If you no longer have medical insurance that qualifies for an HSA, your existing HSA sits there until you use it, move it or invest it, Erhart-Graves says.

How to invest for an HSA

All or part of the funds in health savings accounts can be invested in mutual funds, stocks, bonds and other investment products. It’s a tax-free way to grow your HSA to pay for medical expenses in retirement.

But investing in risky products may mean that your money is not there when you need it to pay for health care. Fortunately, you can also put your money into safe but lower-yielding investments such as a money market fund.

The choice of HSA investment tools differs among plan custodians. Some HSAs are merely savings accounts that do not earn much interest. Shop around for a plan with quality investment options and low costs.

Remember that FDIC-insured savings accounts are protected up to $250,000, but stocks and other investments don’t have that safeguard.

HSA vs. flexible spending account (FSA)

HSAs and FSAs have similarities and differences. Here is a comparison of the two to help you decide which option is more suited to your needs and goals.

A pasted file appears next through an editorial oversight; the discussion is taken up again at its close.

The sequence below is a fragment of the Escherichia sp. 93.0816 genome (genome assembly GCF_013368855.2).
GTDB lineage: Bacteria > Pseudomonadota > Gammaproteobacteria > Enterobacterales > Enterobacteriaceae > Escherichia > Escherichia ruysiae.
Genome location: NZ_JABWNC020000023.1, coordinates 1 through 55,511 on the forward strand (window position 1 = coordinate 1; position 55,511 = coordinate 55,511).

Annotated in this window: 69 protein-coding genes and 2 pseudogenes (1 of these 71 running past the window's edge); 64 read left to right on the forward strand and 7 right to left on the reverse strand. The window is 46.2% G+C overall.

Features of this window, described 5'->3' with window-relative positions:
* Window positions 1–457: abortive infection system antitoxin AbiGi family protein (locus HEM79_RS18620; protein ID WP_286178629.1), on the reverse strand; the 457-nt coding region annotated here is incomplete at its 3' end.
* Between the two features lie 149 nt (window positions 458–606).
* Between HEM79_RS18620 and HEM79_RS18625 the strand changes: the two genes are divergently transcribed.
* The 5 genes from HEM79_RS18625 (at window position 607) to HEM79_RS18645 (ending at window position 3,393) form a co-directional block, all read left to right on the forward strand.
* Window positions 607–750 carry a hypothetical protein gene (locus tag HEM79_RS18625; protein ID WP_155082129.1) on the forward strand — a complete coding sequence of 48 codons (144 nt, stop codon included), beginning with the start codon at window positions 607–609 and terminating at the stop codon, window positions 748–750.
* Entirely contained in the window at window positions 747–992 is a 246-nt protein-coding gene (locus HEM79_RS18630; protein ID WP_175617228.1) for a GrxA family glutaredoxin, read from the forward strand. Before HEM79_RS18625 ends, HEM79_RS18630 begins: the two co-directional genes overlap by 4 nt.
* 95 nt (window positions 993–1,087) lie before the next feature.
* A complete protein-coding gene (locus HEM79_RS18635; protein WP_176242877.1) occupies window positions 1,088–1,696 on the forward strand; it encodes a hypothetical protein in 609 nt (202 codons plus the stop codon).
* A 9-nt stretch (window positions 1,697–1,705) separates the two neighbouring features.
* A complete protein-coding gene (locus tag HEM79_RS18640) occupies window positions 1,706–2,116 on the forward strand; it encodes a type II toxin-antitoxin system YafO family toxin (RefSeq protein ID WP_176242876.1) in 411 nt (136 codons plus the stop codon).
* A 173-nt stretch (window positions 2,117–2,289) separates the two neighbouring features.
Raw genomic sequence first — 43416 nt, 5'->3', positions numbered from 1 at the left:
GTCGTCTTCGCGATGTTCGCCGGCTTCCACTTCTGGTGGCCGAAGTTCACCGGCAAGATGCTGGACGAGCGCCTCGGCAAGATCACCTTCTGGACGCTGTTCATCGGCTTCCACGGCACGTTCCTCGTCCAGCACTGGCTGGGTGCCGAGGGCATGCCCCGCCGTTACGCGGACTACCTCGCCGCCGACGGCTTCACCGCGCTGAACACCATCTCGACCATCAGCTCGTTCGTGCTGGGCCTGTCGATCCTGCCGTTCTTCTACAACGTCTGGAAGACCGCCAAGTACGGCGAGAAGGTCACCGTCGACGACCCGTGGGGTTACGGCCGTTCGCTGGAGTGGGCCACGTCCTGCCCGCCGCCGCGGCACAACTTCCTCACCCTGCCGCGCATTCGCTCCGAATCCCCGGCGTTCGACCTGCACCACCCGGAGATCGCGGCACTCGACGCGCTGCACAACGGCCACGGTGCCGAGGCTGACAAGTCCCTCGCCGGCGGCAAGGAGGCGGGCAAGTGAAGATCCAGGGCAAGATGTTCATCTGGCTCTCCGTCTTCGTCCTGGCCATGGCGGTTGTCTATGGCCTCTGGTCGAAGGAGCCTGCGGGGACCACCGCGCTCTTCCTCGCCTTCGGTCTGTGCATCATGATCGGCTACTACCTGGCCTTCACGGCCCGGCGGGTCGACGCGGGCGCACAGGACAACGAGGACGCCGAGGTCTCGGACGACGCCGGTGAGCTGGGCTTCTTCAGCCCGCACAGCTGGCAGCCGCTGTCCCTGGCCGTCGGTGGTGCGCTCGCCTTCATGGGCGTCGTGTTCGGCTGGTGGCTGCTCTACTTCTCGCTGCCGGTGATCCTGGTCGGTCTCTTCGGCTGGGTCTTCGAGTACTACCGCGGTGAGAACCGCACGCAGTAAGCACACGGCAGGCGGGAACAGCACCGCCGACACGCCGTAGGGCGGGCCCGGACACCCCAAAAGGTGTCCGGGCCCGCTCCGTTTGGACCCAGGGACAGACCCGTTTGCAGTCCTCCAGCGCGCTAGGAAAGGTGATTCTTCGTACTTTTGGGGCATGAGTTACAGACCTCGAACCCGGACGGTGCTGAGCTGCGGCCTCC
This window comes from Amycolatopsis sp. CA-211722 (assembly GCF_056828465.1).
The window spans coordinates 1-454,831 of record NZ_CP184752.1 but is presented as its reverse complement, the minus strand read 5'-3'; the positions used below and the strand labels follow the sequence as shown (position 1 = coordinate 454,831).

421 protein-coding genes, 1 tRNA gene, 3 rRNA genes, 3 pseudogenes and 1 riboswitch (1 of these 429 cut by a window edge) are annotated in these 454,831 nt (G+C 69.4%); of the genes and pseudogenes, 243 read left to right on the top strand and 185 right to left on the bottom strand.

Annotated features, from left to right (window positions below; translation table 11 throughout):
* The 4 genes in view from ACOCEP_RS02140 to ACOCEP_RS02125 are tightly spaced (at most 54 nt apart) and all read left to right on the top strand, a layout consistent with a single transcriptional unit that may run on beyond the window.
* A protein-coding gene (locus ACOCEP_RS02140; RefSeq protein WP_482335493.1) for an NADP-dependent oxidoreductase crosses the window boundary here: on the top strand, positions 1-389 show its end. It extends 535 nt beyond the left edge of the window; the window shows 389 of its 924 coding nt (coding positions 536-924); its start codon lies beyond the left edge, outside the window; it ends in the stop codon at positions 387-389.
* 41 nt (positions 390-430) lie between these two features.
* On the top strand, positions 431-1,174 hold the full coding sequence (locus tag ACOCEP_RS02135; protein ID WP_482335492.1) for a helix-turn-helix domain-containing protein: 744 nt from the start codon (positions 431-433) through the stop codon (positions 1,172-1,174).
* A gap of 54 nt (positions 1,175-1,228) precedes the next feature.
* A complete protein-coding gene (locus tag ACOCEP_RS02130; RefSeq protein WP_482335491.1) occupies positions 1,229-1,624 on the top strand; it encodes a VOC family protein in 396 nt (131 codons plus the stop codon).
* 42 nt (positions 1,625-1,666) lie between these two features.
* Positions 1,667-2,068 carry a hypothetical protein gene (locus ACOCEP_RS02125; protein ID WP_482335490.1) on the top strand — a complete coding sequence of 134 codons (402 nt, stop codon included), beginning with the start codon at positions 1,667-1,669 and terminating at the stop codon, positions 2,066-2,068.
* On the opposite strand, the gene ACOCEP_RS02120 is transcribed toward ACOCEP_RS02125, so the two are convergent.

• Contributions to both HSAs and FSAs are tax-free, up to the contribution limits.
  • Distributions from HSAs and FSAs are tax-free as long as the money is spent on qualifying medical costs.
  • HSAs have more growth potential than FSAs because they can be invested and the earnings are tax-free.
  • You must have a high-deductible health plan to qualify for an HSA. You can have an FSA with a traditional health plan.
  • Contribution limits to HSAs are higher than FSAs.
  • Unspent HSA funds roll over year after year. If you don’t spend your FSA, you forfeit those funds to your employer, though some employers do have grace periods or allow you to carry over a certain amount.
  • An HSA is portable if you change jobs, insurance plans or retire. An FSA isn’t.
  • You can change your contribution amount to an HSA at any time, but FSA contribution decisions are usually confined to the annual enrollment period.
  • Both accounts often come with a debit card to make paying for and tracking medical expenses easier.

Bottom line

If you have a high-deductible health plan, getting a health savings account is a very smart financial move. The tax benefits are big, and it’s a great way to build up money for health care costs in retirement.